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Old 07-20-2009, 10:24 AM   #121
Relit
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Quote:
Originally Posted by PowerCell
So you don't honor the warranty unless the battery falls to 50% of it's rated capacity? Sounds kinda crappy to me...
No, it's Rated Capacity of 120CCA is more than enough to start anything that is designed to use this battery. It is warrantied at the spec listed on the battery. If Braille was replacing every battery they sold which fell below their listed specs, they'd be replacing a lot of them.

The FACT is Braille pumps up the specs on their batteries, markets them as if they're something new and amazing, doubles the MSRP, and rips off anybody who doesn't do a ton of research. Did you know if you put anything besides a Braille charger on these batteries you lose your warranty? They're no different then any other Absorbed Glass Mat battery on the market, just higher quality. They charge just like any other motorcycle battery out there. I'm just here to tip you off to the fact that Braille batteries are a marketing scam.

To prove this point, why do they sell the same battery in a little Carbon Fiber Box for $80 more when it adds weight? But if you read their website it says under the Carbon battery: "When a fraction of a second takes the win."

Sorry about the rant.
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Old 07-20-2009, 10:44 AM   #122
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Quote:
Originally Posted by Relit
As a disclaimer, I am an employee of a Batteries Plus Franchise and I have to call BS on this comment...

No worries about the rant... but what franchise do you work for?
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Old 07-20-2009, 12:02 PM   #123
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I suspected that Braille was doing some extra special testing/rating. Technically the statements that they make regarding capacity can be repeated, but as Relit suggests, the battery will not last that long if abused to these levels/rates of discharge.

Relit:
Excellent and valid points. I did not think of the terminal posts as being the weight difference, however it makes sense. What has been presented as additional information is helpful, independent of who you work for.

It seems to me to come down to several things; 1. build quality 2. cost 3. customer service 4. warranty (edited with more things that are of value)

If, and it appears to be true, EastPenn is the OEM for both the batteries then build quality should be similar, if there are issues with the batteries then it comes down to CS and Warranty. My interactions and experience working with Braille as a "OEM" has been less than acceptable in comparison to what I experience with other manufacurers or distributors. Hopefully Batteries Plus can improve on this and offer a similar battery, better CS and Warranty for this application.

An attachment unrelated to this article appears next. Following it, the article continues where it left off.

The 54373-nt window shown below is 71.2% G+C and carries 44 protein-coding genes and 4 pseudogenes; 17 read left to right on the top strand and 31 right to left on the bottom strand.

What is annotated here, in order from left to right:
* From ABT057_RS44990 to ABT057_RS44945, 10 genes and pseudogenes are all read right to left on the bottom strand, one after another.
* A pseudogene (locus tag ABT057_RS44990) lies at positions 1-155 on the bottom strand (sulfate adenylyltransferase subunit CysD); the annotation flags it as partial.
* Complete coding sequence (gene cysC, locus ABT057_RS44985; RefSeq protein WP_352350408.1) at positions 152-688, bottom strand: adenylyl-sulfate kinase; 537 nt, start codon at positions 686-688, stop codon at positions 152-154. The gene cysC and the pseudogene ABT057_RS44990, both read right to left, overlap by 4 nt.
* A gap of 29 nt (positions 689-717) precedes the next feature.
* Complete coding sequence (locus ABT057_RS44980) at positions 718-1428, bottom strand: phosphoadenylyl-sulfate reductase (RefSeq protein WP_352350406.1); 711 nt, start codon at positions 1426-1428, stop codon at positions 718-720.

I am going to get a few X2-9 batteries and I will post my respective "independent" (I do ride a 950 and I do have a Braille installed, I do not work for any battery business) findings here.
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Old 07-20-2009, 12:11 PM   #124
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Quote:
Originally Posted by Head2Wind
I am going to get a few X2-9 batteries and I will post my respective "independent" (I do ride a 950 and I do have a Braille installed, I do not work for any battery business) findings here.

True. But didn't Braille turn you down as a dealer? Can you still be unbiased if someone else picks you up as a dealer? Keep us informed of what you find...
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Old 07-20-2009, 12:13 PM   #125
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See post #105 above...
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Old 07-20-2009, 12:19 PM   #126
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they did not turn me down I told them that I was not interested. One of reason was their dealer price structures, the other was how they were treating me. Granted everyone has a bad day, so there is one mulligan for the sales guy. However it just continued. I said no thanks, not interested.

I will attempt to be unbiased to the best of my ability. I will attempt to compare the two batteries in such a fashion that my opinion is separated as much as possible. As far as I am concerned, when it comes down to it in the middle of no where, what name is on the battery matters very little so long as it does its job without question.
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Old 07-20-2009, 01:09 PM   #127
Relit
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Quote:
Originally Posted by Head2Wind
I suspected that Braille was doing some extra special testing/rating. Technically the statements that they make regarding capacity can be repeated, but as Relit suggests, the battery will not last that long if abused to these levels/rates of discharge.

Relit:
Excellent and valid points. I did not think of the terminal posts as being the weight difference, however it makes sense. What has been presented as additional information is helpful, independent of who you work for.